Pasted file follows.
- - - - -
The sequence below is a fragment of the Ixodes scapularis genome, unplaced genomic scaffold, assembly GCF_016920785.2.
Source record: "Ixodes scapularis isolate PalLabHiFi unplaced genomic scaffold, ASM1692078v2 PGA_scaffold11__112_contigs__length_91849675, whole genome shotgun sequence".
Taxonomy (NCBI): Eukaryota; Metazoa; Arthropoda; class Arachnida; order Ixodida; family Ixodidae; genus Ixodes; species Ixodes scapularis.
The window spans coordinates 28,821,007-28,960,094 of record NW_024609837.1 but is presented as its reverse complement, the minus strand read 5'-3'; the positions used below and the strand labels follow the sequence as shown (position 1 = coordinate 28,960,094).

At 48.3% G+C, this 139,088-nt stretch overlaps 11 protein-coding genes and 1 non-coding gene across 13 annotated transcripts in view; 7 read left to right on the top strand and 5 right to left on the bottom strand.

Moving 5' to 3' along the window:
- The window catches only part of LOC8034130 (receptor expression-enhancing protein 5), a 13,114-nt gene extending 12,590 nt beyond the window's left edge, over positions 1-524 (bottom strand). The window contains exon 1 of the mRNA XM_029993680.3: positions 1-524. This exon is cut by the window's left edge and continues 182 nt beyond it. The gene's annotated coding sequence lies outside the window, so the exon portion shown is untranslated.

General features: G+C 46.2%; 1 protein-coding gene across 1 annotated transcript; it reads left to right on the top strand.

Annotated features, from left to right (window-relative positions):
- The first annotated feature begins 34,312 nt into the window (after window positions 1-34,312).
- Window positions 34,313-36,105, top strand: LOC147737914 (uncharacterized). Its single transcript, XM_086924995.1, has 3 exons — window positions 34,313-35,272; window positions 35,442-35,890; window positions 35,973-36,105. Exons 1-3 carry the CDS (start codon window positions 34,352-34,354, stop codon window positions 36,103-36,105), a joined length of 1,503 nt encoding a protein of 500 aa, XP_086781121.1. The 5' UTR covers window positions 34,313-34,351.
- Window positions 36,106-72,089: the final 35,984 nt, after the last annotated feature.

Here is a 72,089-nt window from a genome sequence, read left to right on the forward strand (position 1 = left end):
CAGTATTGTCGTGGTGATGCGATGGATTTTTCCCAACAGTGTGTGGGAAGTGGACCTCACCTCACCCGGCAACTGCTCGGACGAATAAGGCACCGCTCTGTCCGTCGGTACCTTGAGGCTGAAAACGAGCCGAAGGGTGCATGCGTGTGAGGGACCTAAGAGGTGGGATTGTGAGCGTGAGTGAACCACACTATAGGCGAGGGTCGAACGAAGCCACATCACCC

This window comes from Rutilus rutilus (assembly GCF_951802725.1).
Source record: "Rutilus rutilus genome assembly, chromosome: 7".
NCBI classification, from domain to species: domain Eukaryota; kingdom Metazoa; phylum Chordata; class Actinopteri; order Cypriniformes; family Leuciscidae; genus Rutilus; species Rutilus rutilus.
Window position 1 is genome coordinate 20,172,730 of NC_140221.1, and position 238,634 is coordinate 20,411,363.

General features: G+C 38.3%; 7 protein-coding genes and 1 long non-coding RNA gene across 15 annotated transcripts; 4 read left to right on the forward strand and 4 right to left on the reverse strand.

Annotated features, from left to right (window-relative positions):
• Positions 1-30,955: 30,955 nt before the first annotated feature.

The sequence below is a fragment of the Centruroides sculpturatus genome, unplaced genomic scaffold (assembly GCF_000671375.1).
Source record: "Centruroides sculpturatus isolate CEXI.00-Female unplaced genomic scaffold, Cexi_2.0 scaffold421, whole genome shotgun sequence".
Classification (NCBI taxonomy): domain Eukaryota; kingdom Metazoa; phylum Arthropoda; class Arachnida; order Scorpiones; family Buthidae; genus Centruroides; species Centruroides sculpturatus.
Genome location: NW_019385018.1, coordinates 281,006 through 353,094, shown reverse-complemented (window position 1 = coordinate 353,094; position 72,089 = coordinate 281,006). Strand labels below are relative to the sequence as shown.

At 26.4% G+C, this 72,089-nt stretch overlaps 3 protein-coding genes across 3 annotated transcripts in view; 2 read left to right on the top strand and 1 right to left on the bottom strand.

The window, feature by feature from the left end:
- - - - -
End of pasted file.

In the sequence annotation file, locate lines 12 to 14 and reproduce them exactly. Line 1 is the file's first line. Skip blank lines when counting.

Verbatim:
- Window positions 36,106-72,089: the final 35,984 nt, after the last annotated feature.

Here is a 72,089-nt window from a genome sequence, read left to right on the forward strand (position 1 = left end):
CAGTATTGTCGTGGTGATGCGATGGATTTTTCCCAACAGTGTGTGGGAAGTGGACCTCACCTCACCCGGCAACTGCTCGGACGAATAAGGCACCGCTCTGTCCGTCGGTACCTTGAGGCTGAAAACGAGCCGAAGGGTGCATGCGTGTGAGGGACCTAAGAGGTGGGATTGTGAGCGTGAGTGAACCACACTATAGGCGAGGGTCGAACGAAGCCACATCACCC